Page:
Strategic Changes Chicago Bulls Must Make in 2013-14

Andres MonteroContributor IAugust 29, 2013

Is Tom Thibodeau going to make any offensive changes?
Is Tom Thibodeau going to make any offensive changes?Jonathan Daniel/Getty Images

The Chicago Bulls were unable to show their full potential last season due to injury, but now that everyone is healthy, they'll look to make a title run in 2013-14.

There aren't many changes the Bulls need to make. Under Tom Thibodeau's coaching, they'll remain a top-10 rebounding team and one of the elite defensive units. It's that style of hard-nosed basketball that will push the Bulls above the Miami Heat.

However, taking advantage of some of their assets will help Chicago become a little less one-dimensional.

With Derrick Rose back, not only are the Bulls adding a primary scorer, but also someone who can run the floor and finish at the rim. There are also players on the roster that could be used slightly more or in a different way.

The Bulls' strategic changes start with one thing:


Push the Ball

Chicago is a half-court team; there's no changing that. Now that Rose is back, though, the Bulls might want to take advantage of that and run the floor a little more than they have in the past.

Throughout the 2012-13 season, the Bulls averaged just 89.3 possessions per game and scored just under 10 fast-break points per game, per TeamRankings. The previous season, their possessions per game were essentially the same, but the team had a top-15 average in fast-break points.

Now that the Bulls have quality shooters on the roster, they should aim to surpass that 2011-12 figure. They have the personnel to be a very dangerous open-floor team and should take advantage of it.

A lineup of Rose, Jimmy Butler, Luol Deng, Mike Dunleavy and Joakim Noah could effectively run the floor, with Butler, Deng and Dunleavy stopping at the perimeter ready to knock down a shot.

The Bulls will always be a half-court team and will prefer to run their sets more often than running the floor, but when the opportunity arises, they should look to push the ball, especially now that they have a great ball-handler that can lead the way.


Post Up Carlos Boozer More Often

If the Bulls decide to waive off the fast-break opportunity, they can go to one of the better post players in the league: Carlos Boozer. One of Boozer's biggest strengths is his ability to shoot from mid-range, but that may be causing the Bulls to use him less in the post.

Boozer has an array of moves once he's established in the low block: He can go over and under, fake one way and follow it with a quick spin in the other direction, shoot a fade away or simply bully his way into the paint.

Per Synergy, 33 percent of Boozer's plays came in the post, shooting 43.7 percent in those occasions. Thirty-three percent seems like a good amount for a player that also likes to play outside, but Boozer shot just 39 percent on shots 10 feet and farther from the rim.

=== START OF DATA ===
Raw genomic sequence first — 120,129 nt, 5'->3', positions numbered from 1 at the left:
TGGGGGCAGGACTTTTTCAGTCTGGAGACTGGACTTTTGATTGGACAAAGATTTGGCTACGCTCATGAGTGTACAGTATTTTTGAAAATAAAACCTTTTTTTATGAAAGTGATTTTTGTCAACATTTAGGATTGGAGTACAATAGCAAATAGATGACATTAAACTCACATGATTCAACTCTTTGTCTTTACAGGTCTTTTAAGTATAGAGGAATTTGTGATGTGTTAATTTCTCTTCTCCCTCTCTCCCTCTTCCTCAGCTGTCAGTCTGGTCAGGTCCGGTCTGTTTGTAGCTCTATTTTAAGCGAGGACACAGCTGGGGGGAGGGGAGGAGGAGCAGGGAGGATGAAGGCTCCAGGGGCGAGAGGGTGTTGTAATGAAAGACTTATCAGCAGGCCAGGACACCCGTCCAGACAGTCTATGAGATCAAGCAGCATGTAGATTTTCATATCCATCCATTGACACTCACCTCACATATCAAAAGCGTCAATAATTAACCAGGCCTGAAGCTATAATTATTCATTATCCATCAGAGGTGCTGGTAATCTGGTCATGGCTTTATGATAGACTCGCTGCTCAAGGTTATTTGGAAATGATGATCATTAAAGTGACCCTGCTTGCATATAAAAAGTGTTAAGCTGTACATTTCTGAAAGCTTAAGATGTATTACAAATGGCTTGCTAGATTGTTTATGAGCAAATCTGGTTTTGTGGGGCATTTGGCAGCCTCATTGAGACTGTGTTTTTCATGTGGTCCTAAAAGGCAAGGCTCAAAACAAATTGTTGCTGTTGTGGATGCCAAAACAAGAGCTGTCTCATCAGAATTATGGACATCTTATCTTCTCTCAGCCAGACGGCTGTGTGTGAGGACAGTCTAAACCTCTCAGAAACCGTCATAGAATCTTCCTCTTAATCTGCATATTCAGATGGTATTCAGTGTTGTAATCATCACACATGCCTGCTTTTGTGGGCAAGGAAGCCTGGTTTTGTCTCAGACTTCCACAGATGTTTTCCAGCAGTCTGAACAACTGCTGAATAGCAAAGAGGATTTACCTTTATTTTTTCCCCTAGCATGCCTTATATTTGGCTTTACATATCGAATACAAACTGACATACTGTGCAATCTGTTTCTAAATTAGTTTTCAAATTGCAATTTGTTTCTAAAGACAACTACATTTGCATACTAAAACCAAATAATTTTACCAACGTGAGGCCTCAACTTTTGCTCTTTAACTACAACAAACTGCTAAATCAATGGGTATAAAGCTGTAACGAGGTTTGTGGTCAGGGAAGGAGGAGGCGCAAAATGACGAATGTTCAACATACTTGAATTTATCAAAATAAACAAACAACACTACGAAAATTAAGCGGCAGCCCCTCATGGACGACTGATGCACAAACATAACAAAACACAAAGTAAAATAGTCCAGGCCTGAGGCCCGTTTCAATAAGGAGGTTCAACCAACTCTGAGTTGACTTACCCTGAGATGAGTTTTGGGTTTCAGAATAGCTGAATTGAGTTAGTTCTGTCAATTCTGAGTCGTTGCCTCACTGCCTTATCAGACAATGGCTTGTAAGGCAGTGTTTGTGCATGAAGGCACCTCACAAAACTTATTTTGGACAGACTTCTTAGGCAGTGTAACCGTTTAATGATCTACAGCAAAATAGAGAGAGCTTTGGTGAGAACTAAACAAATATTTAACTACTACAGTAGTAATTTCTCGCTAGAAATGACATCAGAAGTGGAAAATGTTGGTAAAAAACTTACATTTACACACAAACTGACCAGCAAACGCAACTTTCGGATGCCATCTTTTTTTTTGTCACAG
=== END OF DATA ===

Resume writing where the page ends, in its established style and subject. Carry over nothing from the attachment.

This is easier said than done, however. Boozer constantly draws double teams, which is one of the reasons he settles for jumpers.

This is where the Bulls' new additions come in handy.

Boozer will be surrounded by good perimeter shooters this season, so even if he's being doubled in the post, he should be able to make the defense pay by finding the open player. If the Bulls can increase their usage of Boozer in the post from 33 to somewhere between 36 and 40, it could give the Bulls a more efficient offense.


Utilize More Small-Ball Lineups

It might be a little hard to call a lineup of Rose, Butler, Dunleavy, Deng and Noah "small," but a set like this could help the Bulls stretch the floor for some Rose isolations and add some shooting options.

The Bulls have a lot of versatility at each position; Thibodeau said it best in an interview with Grantland's Zach Lowe:

Jimmy, Luol, Mike Dunleavy, and Tony Snell — all four are capable of playing 2 [shooting guard], 3 [small forward], and even some 4 [power forward]. Hinrich and Derrick can both play the point and the 2. Taj and Joakim can play both the 4 and 5 [center]... when teams go small against us, we can remain big and maybe get an advantage on the boards. We like that. But Luol does give us the option to go small and get more shooting on the floor.

Like Thibodeau said, going small still leaves some decent size on the floor, while adding more offense. With the number of teams using these small-ball lineups, the Bulls can use their own version to try to have an upper hand.

All three of these strategies should be used in moderation, though.

The Bulls may not have had the most explosive or dynamic offense over the past few seasons, but it led them to consecutive years as the league's best record holder in 2010-11 and 2011-12.

The Bulls will be known as an elite defensive and rebounding team, but applying some of these strategies throughout the year could help them establish themselves as a potent offense.